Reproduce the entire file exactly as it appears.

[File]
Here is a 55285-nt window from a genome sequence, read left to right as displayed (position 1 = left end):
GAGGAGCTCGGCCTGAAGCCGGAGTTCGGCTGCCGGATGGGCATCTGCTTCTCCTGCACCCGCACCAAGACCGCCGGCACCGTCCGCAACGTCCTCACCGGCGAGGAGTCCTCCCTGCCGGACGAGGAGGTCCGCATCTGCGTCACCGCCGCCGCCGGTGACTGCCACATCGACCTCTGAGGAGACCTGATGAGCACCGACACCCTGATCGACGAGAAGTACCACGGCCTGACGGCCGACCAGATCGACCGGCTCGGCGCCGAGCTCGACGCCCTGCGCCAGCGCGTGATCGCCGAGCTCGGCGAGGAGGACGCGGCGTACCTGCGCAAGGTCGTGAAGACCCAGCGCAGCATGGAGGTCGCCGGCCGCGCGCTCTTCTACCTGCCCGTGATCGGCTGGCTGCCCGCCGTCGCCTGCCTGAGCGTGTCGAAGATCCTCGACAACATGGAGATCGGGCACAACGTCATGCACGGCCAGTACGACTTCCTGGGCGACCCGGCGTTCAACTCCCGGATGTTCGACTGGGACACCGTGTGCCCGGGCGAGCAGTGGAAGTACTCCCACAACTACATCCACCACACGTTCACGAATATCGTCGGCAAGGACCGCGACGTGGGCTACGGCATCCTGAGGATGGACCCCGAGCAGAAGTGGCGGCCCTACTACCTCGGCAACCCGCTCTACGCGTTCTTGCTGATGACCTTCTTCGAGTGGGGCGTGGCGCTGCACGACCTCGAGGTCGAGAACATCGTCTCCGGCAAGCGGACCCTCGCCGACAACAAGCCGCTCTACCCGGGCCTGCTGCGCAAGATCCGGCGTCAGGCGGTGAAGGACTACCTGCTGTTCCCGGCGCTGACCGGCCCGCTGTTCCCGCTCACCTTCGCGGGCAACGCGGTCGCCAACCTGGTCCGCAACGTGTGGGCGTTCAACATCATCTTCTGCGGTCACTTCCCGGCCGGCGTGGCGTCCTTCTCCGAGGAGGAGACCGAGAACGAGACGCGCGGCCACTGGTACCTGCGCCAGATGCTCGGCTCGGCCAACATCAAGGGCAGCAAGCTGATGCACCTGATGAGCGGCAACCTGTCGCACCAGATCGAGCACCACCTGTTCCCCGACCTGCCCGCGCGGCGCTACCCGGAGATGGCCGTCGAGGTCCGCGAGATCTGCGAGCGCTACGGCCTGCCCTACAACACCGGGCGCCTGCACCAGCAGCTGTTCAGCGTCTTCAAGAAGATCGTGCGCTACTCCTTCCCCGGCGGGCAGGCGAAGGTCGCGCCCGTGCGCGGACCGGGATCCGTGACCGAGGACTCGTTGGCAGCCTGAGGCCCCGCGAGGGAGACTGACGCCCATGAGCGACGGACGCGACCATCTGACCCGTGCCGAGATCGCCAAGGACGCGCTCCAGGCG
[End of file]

Here is a 55285-nt window from a genome sequence, read left to right as displayed (position 1 = left end):
GAGGAGCTCGGCCTGAAGCCGGAGTTCGGCTGCCGGATGGGCATCTGCTTCTCCTGCACCCGCACCAAGACCGCCGGCACCGTCCGCAACGTCCTCACCGGCGAGGAGTCCTCCCTGCCGGACGAGGAGGTCCGCATCTGCGTCACCGCCGCCGCCGGTGACTGCCACATCGACCTCTGAGGAGACCTGATGAGCACCGACACCCTGATCGACGAGAAGTACCACGGCCTGACGGCCGACCAGATCGACCGGCTCGGCGCCGAGCTCGACGCCCTGCGCCAGCGCGTGATCGCCGAGCTCGGCGAGGAGGACGCGGCGTACCTGCGCAAGGTCGTGAAGACCCAGCGCAGCATGGAGGTCGCCGGCCGCGCGCTCTTCTACCTGCCCGTGATCGGCTGGCTGCCCGCCGTCGCCTGCCTGAGCGTGTCGAAGATCCTCGACAACATGGAGATCGGGCACAACGTCATGCACGGCCAGTACGACTTCCTGGGCGACCCGGCGTTCAACTCCCGGATGTTCGACTGGGACACCGTGTGCCCGGGCGAGCAGTGGAAGTACTCCCACAACTACATCCACCACACGTTCACGAATATCGTCGGCAAGGACCGCGACGTGGGCTACGGCATCCTGAGGATGGACCCCGAGCAGAAGTGGCGGCCCTACTACCTCGGCAACCCGCTCTACGCGTTCTTGCTGATGACCTTCTTCGAGTGGGGCGTGGCGCTGCACGACCTCGAGGTCGAGAACATCGTCTCCGGCAAGCGGACCCTCGCCGACAACAAGCCGCTCTACCCGGGCCTGCTGCGCAAGATCCGGCGTCAGGCGGTGAAGGACTACCTGCTGTTCCCGGCGCTGACCGGCCCGCTGTTCCCGCTCACCTTCGCGGGCAACGCGGTCGCCAACCTGGTCCGCAACGTGTGGGCGTTCAACATCATCTTCTGCGGTCACTTCCCGGCCGGCGTGGCGTCCTTCTCCGAGGAGGAGACCGAGAACGAGACGCGCGGCCACTGGTACCTGCGCCAGATGCTCGGCTCGGCCAACATCAAGGGCAGCAAGCTGATGCACCTGATGAGCGGCAACCTGTCGCACCAGATCGAGCACCACCTGTTCCCCGACCTGCCCGCGCGGCGCTACCCGGAGATGGCCGTCGAGGTCCGCGAGATCTGCGAGCGCTACGGCCTGCCCTACAACACCGGGCGCCTGCACCAGCAGCTGTTCAGCGTCTTCAAGAAGATCGTGCGCTACTCCTTCCCCGGCGGGCAGGCGAAGGTCGCGCCCGTGCGCGGACCGGGATCCGTGACCGAGGACTCGTTGGCAGCCTGAGGCCCCGCGAGGGAGACTGACGCCCATGAGCGACGGACGCGACCATCTGACCCGTGCCGAGATCGCCAAGGACGCGCTCCAGGCG